Docker: how to specify file storage path different from database path


How do I set Docker-based Linux deployment so that databases are stored in a different directory than actual data? Both are by default stored in the /app/config bind-mounted directory. I want to put databases on a different storage — small, but fast SSD.

I tried setting symlinks to data directories, but then storj complains that Error: piecestore monitor: disk space requirement not met despite that the data directories symlink to a file system with plenty of space.

Please, do not use symlinks, you can destroy your databases:

I would not recommend to move your databases to other disk - you will increase a number of points of failure.
Up to 12 times to be precise

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Even if the current directory is an SMB share? Is SMB share a better place to store SQLite databases than a small, but local drive?

Especially if you use SMB which doesn’t supported at all, as a NFS.

The only working network protocol for storage is iSCSI

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Alexey, I do not have enough disk space to store files on a local drive. I’m now running Storj from SMB. I would like to move databases to local storage.

Sorry, but SMB and NFS shares are not supported. You will have problems sooner or later.
You can study these topics right here, on forum:

I’ve read these. They only state that running databases is not supported on SMB. That’s why I’d like to move only them.

I’m not sure that you will not have any problem with remained storage. It could not work too.
Try to switch your NAS to offer the space via iSCSI

I can’t do iSCSI in this system. But I have extremely well-maintained SMB, as evidenced by the fact, that I’ve run this node already for two months with zero problems and all success rates at >95%. Which is why I’m asking the question above. Is there any answer to that question?

Ok, it seems that without changing the source code, this is impossible. Thankfully, changing the source code if you don’t mind hard-coding paths to the database files is not difficult.

I agree with Alexey that you shouldn’t use symlinks or SMB at all, but if you are going to use them, use a local folder as your data folder and symlink blobs, temp and trash to SMB locations. That way all db’s inclusing shm and wal files will be local and only piece storage is remote. It would be safer than symlinking the databases, but I have no guarantee that this will work or work reliably and you’re still dealing with added latency for your disk writes and reads. You’d be on your own if you have any issues with this setup.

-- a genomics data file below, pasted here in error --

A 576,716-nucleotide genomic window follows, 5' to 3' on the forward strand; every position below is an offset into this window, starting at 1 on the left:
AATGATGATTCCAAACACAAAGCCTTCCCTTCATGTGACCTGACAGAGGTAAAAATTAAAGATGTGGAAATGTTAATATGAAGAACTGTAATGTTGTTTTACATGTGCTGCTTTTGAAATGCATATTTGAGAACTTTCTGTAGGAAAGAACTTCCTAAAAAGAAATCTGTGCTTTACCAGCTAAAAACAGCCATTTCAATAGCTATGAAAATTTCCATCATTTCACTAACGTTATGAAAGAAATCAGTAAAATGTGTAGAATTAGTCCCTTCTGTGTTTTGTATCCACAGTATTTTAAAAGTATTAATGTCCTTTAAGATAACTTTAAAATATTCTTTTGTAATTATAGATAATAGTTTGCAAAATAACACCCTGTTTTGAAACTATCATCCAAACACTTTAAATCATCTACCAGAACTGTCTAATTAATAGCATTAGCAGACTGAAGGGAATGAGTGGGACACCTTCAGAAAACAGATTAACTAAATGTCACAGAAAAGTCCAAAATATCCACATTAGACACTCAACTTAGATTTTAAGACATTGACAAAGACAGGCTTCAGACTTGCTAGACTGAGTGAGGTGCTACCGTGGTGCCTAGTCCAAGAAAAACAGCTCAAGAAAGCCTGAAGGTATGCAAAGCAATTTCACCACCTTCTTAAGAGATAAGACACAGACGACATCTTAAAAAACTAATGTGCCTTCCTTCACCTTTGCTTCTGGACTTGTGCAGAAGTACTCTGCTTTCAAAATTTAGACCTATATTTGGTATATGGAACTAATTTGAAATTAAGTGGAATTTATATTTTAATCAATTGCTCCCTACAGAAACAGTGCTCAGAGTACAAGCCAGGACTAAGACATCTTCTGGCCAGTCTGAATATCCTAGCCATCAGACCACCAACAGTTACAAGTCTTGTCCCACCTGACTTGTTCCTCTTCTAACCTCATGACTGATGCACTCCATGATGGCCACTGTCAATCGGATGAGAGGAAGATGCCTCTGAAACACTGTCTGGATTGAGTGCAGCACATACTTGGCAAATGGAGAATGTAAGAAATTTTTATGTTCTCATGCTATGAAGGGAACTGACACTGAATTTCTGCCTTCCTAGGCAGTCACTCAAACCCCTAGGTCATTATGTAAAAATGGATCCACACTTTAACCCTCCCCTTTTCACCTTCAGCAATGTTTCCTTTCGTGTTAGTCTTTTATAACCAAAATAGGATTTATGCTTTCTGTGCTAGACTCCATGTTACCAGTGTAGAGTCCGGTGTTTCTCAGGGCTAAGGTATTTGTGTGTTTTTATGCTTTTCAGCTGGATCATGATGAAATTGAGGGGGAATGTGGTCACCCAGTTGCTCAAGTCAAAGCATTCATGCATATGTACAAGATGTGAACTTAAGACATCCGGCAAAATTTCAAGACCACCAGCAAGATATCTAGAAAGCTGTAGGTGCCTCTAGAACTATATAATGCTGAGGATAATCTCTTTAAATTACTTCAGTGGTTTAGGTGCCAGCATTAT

If I may ask, what system are those SMB shares on? Can that system run docker?

I cannot use a local folder because of the error message I posted in the opening post.

That SMB system is not under my control.

My bad, I should have read further back.

The only thing I can think of beyond that is set up a local thin provisioning file system which shows more space than is actually available. It starts to quickly become seriously hacky and a patchwork or less than ideal things.

Yeah, I settled on modifying these two lines and recompiling. Turns out, defining paths to all databases is mediated through these two lines.

why do you want the database on a SSD? It’s not required. Its a very lightweight database. What do you do if an upgrade does not detect what you have done and your node crashes and gets disqualified. Is if worth it?

Because the only local drive in this system is an SSD. The only alternative is SMB, which is risky for database files.

At this point I’ve disabled automatic upgrades. They’re rare enough that it’s fine for me to do them manually.

Have you tried mounting /config to a local folder and /config/storage and /config/trash (paths may not be correct) to SMB? I don’t know if docker supports nested mounting but that would solve your issue. That way everything would be local except the large storage folder

Docker does support nested mounts, I used it for putting one of database files onto the SSD while keeping everything else on HDD.

Yes, that’s what I described in the first post.

Didn’t you say you created symlinks instead? According to @xopok this method can be used to do separate databases from blob storage, so I recommend trying it